ESG vs SRI vs Impact

Yes, there is a difference between ESG, SRI, and Impact Investing!

Though these terms are often used interchangeably they are indeed different. Understanding the nuances will help advisors better navigate the sustainable investing (another term!) space for the benefit of their clients.

How these terms are being defined broadly in the investment space:

SRI (Social/Sustainably Responsible Investing) came first. SRI is the practice of avoiding companies that don't align with a client's values (like tobacco companies) and investing in those that do (like renewable energy).

ESG (Environmental, Social, Governance) investing is the practice using environmental, social, and governance factors to reduce risk and generate financial outperformance.  When done best, ESG investors look at which specific metrics are most financially material to a particular industry or geography. For example, direct energy use from a company's operations might be more relevant to a cement producer than a bank. Environmental criteria investigate a company's contributions to pollution, deforestation, and climate change. Social criteria examine how a company manages relationships with employees, suppliers, customers, and the communities where it operates. Governance deals with a company’s leadership, executive pay, audits, internal controls, and shareholder rights.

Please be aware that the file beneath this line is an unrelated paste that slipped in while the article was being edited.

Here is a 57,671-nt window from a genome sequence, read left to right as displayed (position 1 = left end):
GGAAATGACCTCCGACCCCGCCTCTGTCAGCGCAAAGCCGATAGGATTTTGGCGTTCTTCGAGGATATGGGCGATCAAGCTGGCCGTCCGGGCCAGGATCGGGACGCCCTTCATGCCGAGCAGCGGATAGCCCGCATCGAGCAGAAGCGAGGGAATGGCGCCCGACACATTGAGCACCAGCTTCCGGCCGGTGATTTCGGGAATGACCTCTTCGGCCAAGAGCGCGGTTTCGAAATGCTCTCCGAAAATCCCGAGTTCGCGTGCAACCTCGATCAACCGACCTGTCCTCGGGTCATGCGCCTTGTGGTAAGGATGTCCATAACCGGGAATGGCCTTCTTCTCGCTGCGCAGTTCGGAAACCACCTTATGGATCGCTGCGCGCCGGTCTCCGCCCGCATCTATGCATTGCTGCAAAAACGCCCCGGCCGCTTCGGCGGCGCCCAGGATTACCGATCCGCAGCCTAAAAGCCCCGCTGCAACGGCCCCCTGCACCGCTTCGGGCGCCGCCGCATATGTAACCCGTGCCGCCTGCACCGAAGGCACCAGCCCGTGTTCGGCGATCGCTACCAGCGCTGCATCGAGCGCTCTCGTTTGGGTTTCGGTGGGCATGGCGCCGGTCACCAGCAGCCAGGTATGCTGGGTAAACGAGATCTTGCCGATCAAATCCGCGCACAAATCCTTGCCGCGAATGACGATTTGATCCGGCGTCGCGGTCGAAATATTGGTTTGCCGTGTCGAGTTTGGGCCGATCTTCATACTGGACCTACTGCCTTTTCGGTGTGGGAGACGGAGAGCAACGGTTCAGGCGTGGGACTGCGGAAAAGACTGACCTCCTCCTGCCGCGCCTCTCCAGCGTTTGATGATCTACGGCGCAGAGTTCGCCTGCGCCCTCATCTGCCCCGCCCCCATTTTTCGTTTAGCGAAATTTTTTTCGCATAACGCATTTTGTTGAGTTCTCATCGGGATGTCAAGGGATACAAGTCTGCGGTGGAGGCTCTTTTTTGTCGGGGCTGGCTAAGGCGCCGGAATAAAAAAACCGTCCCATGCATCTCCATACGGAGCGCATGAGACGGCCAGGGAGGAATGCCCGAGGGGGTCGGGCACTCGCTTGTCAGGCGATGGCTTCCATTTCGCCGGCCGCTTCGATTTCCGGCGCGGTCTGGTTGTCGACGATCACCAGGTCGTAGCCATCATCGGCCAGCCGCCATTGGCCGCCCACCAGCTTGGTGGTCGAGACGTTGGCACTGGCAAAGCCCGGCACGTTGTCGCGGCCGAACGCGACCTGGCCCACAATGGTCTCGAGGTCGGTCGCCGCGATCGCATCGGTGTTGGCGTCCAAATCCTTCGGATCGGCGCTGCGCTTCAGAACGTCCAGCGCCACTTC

Impact Investing is characterized by a direct connection between values-based priorities and the use of investors’ capital. These investments try to generate and quantify a positive societal impact. Impact investing commonly refers to private funds, while SRI and ESG investing typically involve publicly traded assets.

When should you focus on ESG and when should you focus on Impact with your clients?

ESG is gradually being baked into all financial analysis.  As standards are developing and evolving, and regulators are playing catch up you can make the case for a specific investment approach to your clients.  ESG investing is an analysis of risk/return profiles of companies using additional data. Think of it this way, ESG is a type of fundamental analysis and you can approach it the way you would any other conversation with your clients around financial performance.  

Impact conversations are not about financial performance. Impact conversations are about the values people hold dearly, and about getting to know your clients as people.

Impact is about how clients feel and where their passions lay. You will not need to convince clients of impact – they will either be very innately interested or completely disinterested.  Impact Investing is a way to personalize the positive social impact of your client’s investments.


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